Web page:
"It was a shock" says Larsen, who in 1991 became an Amnesty International prisoner of conscience for refusing to obey orders. Larsen, who ended up serving six months in a military prison and getting a dishonorable discharge, says for the first few years he was a gung-ho Marine, willing to "take names, kick ass and do whatever it took." Trouble began when Larsen began questioning training chants of "rape the town, kill the people, napalm the school house" that promoted the , to his mind, untenable view that civilians are targets.

When the Gulf War came up, Larsen asked to be a conscientious objector but was denied on grounds of being "too political." When he turned himself in, after going AWOL, Larsen was handcuffed for 24 hours and flown to North Carolina, away from his family and friends. "When I heard the charges I was shocked., but I know what I believe, so regardless of threats, I was gonna stand firm," says Larsen, who's recently fielded calls from people in the National Guard who've been assigned bridge and airport duty, as well as parents with teenage sons.

Larsen warns that not signing up for Selective Service also presents problems.

"You'll jeopardize your legal status if you're not a citizen or here illegally. And if you're a student, not signing prohibits you from getting any financial aid."

Larsen recommends people who want to be conscientious objectors start now by creating files containing evidence--tapes, letters, videos--that they don't want to be part of a war.

Those who want to serve should still read the fine print. "Everyone signs up for eight years, but once you're in, it's very difficult to make changes, protest harassment or leave, so it's worth reading the entire military contract before signing," says Larsen, warning that you'll find a clause that allows the military to change your assignment any time they want. "And once you enlist, you're subject to military objectives, policy, discipline, law, courts and imprisonment. In-service resistance is difficult and lonely."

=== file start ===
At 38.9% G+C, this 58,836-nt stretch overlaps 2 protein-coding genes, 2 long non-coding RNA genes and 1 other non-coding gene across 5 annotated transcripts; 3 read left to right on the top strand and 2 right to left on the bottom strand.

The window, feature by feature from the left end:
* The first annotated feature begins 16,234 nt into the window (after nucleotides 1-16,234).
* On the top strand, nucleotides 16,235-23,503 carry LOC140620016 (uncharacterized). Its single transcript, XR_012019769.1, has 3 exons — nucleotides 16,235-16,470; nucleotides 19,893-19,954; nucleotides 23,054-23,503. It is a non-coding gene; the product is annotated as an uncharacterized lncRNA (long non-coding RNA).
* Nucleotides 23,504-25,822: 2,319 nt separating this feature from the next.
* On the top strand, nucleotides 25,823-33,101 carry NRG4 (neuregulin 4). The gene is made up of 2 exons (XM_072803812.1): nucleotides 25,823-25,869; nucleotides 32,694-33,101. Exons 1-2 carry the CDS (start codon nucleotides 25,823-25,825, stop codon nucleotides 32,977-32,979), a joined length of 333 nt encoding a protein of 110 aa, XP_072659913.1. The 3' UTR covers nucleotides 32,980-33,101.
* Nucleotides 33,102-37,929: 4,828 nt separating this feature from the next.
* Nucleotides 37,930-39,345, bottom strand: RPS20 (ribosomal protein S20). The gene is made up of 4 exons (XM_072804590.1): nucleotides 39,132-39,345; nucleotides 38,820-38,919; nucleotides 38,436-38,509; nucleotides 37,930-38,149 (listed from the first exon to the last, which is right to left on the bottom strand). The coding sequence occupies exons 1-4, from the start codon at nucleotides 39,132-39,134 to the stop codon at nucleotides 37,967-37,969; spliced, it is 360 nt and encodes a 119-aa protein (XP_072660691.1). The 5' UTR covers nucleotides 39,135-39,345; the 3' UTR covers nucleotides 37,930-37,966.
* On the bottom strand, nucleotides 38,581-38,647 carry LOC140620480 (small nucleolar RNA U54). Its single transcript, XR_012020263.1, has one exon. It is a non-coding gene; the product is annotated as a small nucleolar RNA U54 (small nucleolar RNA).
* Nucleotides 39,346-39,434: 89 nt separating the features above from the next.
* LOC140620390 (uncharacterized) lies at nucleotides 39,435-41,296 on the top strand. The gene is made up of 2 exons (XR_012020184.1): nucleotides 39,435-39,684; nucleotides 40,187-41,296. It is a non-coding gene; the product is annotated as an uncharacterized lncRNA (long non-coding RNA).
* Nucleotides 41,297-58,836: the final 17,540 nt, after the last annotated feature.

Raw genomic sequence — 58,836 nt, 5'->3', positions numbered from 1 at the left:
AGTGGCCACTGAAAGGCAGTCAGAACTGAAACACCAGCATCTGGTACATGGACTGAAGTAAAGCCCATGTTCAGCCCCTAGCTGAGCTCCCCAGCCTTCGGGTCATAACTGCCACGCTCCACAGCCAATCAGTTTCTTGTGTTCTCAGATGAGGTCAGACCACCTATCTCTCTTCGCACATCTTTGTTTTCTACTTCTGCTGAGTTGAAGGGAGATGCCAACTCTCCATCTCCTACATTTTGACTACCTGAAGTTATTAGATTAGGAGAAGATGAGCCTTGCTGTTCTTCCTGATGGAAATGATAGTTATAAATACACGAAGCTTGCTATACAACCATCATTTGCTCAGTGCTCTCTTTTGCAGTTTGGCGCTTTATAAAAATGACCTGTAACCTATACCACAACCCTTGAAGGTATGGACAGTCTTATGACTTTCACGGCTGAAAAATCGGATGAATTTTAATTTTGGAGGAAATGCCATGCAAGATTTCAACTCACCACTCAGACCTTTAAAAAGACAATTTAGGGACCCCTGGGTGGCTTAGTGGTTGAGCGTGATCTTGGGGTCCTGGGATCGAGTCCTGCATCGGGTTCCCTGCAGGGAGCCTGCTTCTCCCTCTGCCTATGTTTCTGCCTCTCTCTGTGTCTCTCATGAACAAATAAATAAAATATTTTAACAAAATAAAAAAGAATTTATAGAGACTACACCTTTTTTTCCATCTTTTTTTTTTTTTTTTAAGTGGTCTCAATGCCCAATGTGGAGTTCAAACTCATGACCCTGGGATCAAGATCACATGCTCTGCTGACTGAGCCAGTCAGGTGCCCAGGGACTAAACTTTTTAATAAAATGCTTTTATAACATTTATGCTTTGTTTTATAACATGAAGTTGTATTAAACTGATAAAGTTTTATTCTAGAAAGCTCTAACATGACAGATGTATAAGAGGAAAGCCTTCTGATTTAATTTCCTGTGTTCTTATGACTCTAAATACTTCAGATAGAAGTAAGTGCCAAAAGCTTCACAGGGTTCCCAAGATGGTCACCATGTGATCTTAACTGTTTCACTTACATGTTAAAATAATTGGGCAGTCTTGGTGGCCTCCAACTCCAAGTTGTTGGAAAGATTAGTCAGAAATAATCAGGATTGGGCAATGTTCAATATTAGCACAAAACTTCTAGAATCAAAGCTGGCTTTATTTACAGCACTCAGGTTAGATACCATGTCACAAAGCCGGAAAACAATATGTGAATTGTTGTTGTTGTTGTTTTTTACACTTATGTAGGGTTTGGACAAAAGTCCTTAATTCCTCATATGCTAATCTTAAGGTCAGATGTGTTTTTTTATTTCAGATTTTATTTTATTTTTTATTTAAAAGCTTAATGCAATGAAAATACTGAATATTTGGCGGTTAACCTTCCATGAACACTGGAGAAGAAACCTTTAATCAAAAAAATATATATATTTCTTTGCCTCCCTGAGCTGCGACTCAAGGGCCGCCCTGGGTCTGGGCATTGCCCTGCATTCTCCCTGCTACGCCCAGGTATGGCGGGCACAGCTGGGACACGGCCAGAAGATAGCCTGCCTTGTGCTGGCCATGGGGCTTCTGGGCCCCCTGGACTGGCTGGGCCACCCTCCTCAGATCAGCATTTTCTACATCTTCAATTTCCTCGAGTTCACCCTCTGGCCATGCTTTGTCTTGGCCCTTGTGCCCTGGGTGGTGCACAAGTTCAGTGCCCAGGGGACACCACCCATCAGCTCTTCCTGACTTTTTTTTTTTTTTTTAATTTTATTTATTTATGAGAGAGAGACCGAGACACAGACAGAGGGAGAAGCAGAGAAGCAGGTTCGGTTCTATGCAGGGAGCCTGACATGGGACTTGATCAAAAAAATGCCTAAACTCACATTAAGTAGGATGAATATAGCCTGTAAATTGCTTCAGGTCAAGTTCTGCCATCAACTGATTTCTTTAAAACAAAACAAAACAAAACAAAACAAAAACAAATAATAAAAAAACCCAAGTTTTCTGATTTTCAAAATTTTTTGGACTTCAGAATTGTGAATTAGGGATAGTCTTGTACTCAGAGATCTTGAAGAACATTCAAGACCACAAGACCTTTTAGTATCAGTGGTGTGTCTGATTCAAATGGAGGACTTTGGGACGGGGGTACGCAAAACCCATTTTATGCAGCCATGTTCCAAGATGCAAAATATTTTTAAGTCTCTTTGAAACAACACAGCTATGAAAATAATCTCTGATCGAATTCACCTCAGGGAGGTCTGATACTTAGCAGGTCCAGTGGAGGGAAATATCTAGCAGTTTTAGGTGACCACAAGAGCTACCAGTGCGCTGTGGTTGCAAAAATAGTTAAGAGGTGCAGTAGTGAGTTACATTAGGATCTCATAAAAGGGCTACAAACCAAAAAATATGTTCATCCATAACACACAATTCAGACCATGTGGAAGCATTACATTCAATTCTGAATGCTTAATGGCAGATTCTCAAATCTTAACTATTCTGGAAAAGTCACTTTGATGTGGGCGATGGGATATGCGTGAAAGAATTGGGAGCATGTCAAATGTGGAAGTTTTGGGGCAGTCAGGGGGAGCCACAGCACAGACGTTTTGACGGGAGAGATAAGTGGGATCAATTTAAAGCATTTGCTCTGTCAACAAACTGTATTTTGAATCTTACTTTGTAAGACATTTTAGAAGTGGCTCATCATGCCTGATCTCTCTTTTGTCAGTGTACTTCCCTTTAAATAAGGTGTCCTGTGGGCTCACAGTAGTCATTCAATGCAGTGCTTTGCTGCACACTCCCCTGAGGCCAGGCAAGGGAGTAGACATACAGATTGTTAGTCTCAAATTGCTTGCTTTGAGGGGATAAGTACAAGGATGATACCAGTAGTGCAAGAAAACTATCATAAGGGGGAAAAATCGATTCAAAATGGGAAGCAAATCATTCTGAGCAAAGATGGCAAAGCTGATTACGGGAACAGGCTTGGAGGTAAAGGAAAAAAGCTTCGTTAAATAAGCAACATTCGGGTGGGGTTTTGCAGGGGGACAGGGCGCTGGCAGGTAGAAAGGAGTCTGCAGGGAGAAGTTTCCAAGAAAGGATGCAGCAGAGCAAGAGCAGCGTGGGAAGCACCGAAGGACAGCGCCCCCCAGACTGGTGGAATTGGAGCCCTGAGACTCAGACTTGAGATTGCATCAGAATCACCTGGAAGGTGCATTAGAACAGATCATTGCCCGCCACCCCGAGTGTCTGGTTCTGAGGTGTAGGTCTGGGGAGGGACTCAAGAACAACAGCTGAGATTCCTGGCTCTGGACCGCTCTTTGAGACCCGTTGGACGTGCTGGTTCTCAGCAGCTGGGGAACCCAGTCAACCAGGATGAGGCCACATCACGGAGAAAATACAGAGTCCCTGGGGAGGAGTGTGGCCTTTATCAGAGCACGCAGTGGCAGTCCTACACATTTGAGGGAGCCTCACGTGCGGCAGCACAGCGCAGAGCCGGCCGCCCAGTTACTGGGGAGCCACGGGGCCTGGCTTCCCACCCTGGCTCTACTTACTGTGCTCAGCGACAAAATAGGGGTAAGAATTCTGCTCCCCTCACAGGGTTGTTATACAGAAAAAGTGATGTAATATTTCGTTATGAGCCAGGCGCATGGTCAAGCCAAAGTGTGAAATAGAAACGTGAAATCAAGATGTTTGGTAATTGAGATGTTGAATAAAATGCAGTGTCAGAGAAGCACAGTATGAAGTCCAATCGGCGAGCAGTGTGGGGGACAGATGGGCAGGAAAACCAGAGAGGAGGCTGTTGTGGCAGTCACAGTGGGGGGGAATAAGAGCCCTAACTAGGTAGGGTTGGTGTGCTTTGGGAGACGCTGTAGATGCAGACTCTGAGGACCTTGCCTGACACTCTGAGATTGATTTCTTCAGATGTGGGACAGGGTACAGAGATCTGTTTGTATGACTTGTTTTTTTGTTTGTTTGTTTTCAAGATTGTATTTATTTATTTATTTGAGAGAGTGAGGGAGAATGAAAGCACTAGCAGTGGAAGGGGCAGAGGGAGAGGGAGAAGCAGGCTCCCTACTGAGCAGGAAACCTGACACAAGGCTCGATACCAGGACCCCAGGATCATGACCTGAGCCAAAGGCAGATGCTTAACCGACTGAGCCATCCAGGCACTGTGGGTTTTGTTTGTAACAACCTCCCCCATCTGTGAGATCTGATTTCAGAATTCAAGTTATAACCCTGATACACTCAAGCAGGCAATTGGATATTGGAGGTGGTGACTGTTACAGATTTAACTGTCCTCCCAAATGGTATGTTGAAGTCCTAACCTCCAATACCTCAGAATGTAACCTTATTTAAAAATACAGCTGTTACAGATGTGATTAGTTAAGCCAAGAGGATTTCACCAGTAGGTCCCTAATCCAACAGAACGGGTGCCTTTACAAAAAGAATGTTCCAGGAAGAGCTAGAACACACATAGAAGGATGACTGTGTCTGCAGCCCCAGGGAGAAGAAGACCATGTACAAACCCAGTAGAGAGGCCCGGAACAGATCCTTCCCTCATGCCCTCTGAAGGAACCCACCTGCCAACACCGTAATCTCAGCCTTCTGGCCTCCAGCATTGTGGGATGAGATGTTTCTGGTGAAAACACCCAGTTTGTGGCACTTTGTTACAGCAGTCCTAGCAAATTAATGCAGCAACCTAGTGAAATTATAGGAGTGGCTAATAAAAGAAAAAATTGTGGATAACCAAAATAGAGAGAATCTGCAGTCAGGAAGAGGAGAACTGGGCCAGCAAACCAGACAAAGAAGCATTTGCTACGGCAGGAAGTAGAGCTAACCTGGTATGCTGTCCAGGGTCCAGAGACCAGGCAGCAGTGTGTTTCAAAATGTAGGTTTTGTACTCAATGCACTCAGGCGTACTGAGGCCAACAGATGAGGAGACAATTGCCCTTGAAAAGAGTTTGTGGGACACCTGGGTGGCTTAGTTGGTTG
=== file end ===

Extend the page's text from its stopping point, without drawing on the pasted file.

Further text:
A public workshop titled Understanding the Draft, Conscientious Objection and Selective Service takes place Nov. 15, 7-9pm, at the First Congregational Church, 900 High St., Santa Cruz. Call 423.1626 for information.

Dirty Nukes

The International Atomic Energy Agency said last Friday it's worried terrorists will steal nuclear materials and combine them into a bomb using a conventional explosive. The resulting weapon could spew out deadly nuclear materials to contaminate a wide area, making it uninhabitable for decades.

Since 1993, there have been 175 cases of trafficking in nuclear materials, according to the IAEA. Spent fuel could be stolen from any of the world's 438 nuclear power reactors, where tens of thousands of tons of nuclear waste material are poorly protected, or even from hospitals and research labs. And there's the possibility that a jumbo jet will ram into a nuclear power reactor--like the Diablo Canyon plant near San Luis Obispo, 170 miles south of Santa Cruz.

Mike Dever, Santa Cruz County emergency services administrator, is not concerned about fallout here. "We have an advantage here that prevailing winds come from the ocean and would take it generally to the southeast, away from us," Dever says. "Santa Cruz is a safe place to be in terms of terrorist activities--we don't have recognizable symbolic structures." Dever also said the county has emergency plans in place and well-trained haz-mat people.

Marshall Smith, a former aerospace engineer and physicist in Silicon Valley, agrees. Because of the prevailing easterly wind patterns, he told Nüz, "the safest place to be in the United States during a nuclear or radiological attack would be Half Moon Bay, Santa Cruz or the Big Sur region--those places in between targets in San Francisco, the Moss Landing power plant and nuclear reactors along the coast in Southern California. I have had no desire to live anywhere else in the United States."

Still paranoid? Consider stocking up on potassium iodide pills to avoid thyroid damage, advises the Doctors for Disaster Preparedness site (www.oism.org/ddp). Or download its Nuclear War Survival Skills book, which is free and includes info on building your own low-cost nuclear fallout detector and bomb shelter.

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From the November 1-7, 2001 issue of Metro Santa Cruz.